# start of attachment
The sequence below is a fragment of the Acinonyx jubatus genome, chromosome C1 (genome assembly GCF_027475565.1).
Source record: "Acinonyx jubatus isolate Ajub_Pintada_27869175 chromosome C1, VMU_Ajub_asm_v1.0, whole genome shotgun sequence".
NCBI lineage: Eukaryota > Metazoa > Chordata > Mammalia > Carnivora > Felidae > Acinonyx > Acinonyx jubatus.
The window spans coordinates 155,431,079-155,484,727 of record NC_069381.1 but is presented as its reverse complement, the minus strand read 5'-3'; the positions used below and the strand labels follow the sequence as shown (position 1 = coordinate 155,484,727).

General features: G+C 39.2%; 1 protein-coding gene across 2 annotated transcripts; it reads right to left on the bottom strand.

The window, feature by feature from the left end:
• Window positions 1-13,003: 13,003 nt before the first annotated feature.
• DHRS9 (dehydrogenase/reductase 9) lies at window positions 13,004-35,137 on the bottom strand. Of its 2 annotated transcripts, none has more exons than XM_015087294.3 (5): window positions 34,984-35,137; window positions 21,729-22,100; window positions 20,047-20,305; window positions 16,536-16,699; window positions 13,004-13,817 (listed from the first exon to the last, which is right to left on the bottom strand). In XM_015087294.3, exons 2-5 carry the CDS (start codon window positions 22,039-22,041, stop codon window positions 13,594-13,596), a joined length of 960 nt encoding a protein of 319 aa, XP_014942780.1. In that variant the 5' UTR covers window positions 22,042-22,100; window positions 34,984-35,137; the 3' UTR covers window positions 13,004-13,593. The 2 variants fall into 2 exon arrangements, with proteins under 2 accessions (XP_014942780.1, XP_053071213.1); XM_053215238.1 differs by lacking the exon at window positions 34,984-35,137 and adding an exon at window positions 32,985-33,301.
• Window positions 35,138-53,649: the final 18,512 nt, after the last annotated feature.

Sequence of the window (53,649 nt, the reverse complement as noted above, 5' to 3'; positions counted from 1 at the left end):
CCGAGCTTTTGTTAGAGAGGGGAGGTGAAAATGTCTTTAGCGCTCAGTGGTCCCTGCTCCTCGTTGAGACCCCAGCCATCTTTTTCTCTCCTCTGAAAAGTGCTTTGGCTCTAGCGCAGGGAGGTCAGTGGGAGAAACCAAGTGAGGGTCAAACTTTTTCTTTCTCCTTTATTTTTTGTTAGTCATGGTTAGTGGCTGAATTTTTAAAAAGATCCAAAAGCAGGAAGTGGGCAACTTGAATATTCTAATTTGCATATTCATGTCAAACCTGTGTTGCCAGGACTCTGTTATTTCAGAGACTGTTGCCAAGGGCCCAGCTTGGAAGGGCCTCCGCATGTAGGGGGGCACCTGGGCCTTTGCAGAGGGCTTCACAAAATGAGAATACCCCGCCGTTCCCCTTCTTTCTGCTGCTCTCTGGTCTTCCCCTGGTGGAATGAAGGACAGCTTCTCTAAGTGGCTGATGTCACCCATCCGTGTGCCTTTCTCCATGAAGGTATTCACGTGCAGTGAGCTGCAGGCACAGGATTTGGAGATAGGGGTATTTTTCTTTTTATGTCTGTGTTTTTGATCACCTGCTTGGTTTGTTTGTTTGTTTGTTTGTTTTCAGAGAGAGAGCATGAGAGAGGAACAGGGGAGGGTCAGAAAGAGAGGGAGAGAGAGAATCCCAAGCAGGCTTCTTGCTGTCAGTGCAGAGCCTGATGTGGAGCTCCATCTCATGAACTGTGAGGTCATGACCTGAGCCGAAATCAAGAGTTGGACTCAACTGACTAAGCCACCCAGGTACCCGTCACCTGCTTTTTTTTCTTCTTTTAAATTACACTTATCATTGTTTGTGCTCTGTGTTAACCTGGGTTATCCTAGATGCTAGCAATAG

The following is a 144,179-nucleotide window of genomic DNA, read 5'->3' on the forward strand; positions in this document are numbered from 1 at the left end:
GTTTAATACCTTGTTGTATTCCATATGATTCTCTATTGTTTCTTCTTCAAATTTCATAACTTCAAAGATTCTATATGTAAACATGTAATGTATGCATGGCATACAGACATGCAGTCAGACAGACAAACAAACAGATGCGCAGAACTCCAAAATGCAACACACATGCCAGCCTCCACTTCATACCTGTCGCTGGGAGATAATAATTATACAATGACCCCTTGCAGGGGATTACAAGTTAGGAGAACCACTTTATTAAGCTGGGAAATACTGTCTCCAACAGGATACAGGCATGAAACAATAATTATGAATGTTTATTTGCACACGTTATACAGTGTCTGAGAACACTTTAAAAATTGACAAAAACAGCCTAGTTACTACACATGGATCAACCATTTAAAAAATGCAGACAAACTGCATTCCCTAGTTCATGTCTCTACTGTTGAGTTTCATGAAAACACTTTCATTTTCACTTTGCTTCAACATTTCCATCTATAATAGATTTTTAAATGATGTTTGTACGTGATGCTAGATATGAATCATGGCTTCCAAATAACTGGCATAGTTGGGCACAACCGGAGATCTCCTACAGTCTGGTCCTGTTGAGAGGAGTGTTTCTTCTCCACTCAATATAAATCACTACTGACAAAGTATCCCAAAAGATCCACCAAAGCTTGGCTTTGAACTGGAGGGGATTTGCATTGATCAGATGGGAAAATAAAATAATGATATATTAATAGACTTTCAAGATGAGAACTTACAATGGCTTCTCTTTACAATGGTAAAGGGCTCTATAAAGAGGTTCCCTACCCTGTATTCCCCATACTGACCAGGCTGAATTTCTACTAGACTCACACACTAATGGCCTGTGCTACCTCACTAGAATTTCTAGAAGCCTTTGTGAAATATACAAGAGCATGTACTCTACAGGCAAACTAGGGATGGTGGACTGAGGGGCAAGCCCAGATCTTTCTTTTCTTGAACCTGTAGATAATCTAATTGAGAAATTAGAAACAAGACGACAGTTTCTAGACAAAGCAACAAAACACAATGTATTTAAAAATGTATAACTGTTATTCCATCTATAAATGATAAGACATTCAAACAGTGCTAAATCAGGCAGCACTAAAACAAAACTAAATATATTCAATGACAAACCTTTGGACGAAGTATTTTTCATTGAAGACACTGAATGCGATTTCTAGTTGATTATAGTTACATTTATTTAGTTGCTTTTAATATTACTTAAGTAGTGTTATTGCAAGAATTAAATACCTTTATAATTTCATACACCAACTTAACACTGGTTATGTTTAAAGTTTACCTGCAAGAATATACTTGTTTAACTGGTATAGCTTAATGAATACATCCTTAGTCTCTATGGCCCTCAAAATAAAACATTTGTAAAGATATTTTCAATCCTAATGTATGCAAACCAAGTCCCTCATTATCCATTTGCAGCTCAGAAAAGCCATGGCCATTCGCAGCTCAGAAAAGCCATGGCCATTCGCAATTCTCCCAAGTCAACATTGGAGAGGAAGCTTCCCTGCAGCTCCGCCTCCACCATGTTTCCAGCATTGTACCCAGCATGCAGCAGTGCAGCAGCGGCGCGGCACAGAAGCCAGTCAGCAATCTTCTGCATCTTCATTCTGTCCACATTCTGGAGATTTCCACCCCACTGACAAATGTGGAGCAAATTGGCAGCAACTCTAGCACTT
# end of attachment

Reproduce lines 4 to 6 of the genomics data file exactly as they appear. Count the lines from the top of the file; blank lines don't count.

The window spans coordinates 155,431,079-155,484,727 of record NC_069381.1 but is presented as its reverse complement, the minus strand read 5'-3'; the positions used below and the strand labels follow the sequence as shown (position 1 = coordinate 155,484,727).

General features: G+C 39.2%; 1 protein-coding gene across 2 annotated transcripts; it reads right to left on the bottom strand.

The window, feature by feature from the left end: